Did the Pandemic Create Demand for Waterfront or Second Homes in New Hampshire

DID THE PANDEMIC CREATE AN UNHEALTHY DEMAND

I have never seen a frenzie for waterfront buyers like I have seen in this real estate market. New Hampshire has for the last few years had low inventory. The change is that the Pandemic has created a demand. 

What's good for a seller is so tough for the buyers. And buyers are buying properties sight unseen, paying way over asking, waiving inspections or putting huge concessions on appraisals. Not necessarily the best for the buyer really.

MIGRATION IS FOR MORE THAN JUST THE BIRDS

We can talk about the migration trends. Are people flocking here like the birds in Spring. Or are they here to stay. Sellers think everyone from NYC are moving here. Or even Boston because they can now ZOOM up and work from a new home outside of the city. In reality the migration is real in every metropolitan area but really to the surrounding burbs. Manhattanites have moved to Brooklyn or their place in the Hamptons or Jersey City and Florida. That migration actually isn't the case so much.

I am seeing more buyers from Connecticut, New Jersey and Rhode Island and always from the Boston Area. 20 years ago, I moved here from Boston after living in Manhattan and CT for the same reasons people are coming here now. It was right after 911. I needed a life change then--but then my business at the time did not require me going into an office as I was a designer working from home. I also didn't need to be paying over $2,000 per month plus parking in rent. I bought my shack on a lake for $144k—way cheaper than rent-though I discovered what “seasonal” meant when I moved in on a day in January. It just is not too comfortable with single paned widows and little to no insulation. I had two pair of rose colored glasses on—however I also knew how to use a hammer. Apparently not any electrical tools as in the first week I blew out my computer TV and answering machine not following all the directions from my Home Depot Renovation Book.

I believe the pandemic has fast forwarded a trend that was happening already. People wanting more space. Home offices. and everything delivered. Have you seen the Malls--they are empty.

I have heard that 50% of the workers in Boston are simply not going back to an office. In the same respect I have heard that 4 Million people in this country last month have chosen simply not work at all. Not sure how that works--really for anyone or any business. I see so many signs everywhere looking for workers, with signing bonuses and way higher than minimum wage.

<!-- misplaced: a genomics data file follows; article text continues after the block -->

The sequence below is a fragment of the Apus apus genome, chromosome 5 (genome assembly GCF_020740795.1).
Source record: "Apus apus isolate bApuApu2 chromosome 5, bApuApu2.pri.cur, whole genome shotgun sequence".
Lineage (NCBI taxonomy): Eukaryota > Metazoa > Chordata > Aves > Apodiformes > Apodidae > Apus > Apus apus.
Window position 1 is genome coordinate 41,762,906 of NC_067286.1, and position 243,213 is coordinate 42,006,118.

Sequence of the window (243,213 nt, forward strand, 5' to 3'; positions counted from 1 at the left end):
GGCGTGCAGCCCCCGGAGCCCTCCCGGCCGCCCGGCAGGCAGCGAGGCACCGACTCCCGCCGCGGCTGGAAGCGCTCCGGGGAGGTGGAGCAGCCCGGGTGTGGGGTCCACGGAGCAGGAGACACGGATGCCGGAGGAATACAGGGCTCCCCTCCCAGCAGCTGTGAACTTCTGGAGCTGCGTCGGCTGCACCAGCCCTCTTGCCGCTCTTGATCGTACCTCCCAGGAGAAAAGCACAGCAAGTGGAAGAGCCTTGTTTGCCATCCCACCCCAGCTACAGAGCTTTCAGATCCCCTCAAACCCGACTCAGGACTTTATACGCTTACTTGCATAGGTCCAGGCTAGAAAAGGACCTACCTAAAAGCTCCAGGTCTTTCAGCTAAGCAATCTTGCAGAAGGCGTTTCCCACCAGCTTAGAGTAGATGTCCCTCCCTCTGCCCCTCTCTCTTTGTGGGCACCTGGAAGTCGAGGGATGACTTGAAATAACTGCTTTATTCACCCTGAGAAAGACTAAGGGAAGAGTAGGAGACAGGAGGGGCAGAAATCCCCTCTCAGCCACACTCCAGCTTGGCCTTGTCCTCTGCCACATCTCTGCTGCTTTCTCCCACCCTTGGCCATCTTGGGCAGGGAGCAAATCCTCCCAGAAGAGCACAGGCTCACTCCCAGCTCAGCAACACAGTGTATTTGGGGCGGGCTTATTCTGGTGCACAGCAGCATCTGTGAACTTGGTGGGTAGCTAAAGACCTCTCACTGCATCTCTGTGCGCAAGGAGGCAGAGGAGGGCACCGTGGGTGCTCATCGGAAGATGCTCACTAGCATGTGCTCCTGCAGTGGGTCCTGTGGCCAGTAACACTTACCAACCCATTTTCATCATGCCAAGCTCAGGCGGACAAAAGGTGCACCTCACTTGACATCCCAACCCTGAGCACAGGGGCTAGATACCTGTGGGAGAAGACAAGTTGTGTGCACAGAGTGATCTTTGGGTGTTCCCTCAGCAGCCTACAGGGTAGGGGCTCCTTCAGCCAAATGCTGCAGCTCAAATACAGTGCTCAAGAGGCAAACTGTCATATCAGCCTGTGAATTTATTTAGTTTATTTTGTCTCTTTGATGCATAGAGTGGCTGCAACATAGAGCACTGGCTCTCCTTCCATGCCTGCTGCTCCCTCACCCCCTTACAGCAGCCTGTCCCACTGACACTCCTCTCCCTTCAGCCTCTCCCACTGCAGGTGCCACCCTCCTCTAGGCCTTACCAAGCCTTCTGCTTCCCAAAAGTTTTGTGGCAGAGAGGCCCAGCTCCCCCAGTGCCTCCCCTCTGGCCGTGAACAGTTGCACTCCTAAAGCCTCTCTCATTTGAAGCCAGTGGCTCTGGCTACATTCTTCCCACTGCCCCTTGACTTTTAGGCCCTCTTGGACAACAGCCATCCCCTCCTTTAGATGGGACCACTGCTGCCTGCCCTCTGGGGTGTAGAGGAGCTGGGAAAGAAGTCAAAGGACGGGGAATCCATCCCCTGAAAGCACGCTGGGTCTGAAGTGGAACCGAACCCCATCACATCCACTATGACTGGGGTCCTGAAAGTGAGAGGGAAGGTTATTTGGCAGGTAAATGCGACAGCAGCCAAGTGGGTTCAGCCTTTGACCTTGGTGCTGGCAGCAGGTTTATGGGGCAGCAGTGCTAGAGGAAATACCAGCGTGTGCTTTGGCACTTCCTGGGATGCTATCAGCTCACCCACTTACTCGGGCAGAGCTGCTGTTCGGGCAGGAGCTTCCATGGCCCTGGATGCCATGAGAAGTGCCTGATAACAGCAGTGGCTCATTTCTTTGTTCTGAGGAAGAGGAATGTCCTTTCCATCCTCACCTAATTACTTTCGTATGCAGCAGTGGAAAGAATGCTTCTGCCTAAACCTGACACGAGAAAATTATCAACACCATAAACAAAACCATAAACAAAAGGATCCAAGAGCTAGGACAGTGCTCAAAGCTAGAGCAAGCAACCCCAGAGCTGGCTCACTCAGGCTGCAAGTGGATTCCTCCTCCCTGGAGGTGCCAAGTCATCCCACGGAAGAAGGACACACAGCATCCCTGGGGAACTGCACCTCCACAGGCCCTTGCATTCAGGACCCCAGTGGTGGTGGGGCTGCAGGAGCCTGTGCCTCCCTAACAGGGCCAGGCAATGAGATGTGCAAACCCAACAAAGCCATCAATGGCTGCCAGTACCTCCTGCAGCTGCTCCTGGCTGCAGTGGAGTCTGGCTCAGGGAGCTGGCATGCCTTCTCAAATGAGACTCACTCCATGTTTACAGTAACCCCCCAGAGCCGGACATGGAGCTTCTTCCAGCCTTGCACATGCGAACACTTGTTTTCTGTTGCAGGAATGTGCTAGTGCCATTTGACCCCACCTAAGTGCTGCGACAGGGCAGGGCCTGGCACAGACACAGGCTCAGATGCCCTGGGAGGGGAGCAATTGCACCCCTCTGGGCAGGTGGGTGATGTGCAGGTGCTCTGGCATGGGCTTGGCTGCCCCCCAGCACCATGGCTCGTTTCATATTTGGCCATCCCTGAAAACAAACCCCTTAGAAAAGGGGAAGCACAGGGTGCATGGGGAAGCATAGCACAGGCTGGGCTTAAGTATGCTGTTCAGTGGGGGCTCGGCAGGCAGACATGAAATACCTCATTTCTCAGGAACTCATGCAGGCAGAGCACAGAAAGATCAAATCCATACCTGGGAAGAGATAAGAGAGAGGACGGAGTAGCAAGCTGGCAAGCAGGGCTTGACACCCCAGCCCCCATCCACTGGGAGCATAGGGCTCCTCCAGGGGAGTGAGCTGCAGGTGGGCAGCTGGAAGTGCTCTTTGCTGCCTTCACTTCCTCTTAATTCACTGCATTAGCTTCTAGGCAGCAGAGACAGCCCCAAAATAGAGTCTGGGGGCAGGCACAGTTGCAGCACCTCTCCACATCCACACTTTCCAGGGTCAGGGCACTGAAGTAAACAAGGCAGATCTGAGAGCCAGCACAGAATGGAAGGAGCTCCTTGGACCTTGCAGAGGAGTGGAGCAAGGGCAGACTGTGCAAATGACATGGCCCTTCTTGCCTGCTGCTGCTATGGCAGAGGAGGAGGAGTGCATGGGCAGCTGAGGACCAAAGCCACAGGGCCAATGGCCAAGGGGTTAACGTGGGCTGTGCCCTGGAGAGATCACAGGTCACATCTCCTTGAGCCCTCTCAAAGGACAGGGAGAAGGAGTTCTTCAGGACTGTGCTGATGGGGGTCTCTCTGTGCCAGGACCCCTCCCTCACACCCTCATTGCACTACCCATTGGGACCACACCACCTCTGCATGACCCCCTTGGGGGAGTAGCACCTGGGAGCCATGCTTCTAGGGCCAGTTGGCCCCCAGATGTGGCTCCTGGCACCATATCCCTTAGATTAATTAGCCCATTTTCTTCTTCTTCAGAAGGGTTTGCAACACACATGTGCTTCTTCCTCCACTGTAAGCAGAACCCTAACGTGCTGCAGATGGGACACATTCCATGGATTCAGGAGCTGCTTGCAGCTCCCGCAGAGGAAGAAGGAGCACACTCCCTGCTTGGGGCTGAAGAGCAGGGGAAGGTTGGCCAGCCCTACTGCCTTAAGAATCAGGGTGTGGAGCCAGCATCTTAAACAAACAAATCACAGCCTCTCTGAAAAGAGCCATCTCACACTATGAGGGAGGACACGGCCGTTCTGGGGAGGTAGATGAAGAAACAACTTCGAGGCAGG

The frenzie I am seeing are really those who have money looking for a place they can reconnect with nature. That is what a waterfront has always been about. Most of the buyers I see are still buying a waterfront home for a second home and increasingly for a second income with hopes of gaining the VRBO or AirBNB world. I saw a 525k average house on a small average lake go for 680k in an area that never saw these kind of prices. There were at least 60 showings every 15 minutes, everyone wearing masks, and at least 23 offers mostly cash which meant there were 22 buyers going on to the next one. It did have $39,000 in rental income already in place for the summer. Amazing.

I caution buyers to think about what they are buying and the true value of it for renters to want to rent. Just like in Real Estate, Location Location Location. Turnkey is Key. And now you may need to contend with neighbors and towns restricting it.

So how long will this frenzie last? For me I see the demand staying in place. Again I am mostly talking waterfront homes. You can see on WaterfrontAgent.com in the section on "New Listings This Week" or plug in www.NewWatefrontForSale.com and see properties already pending within days.

In the end it is always worth living on the water.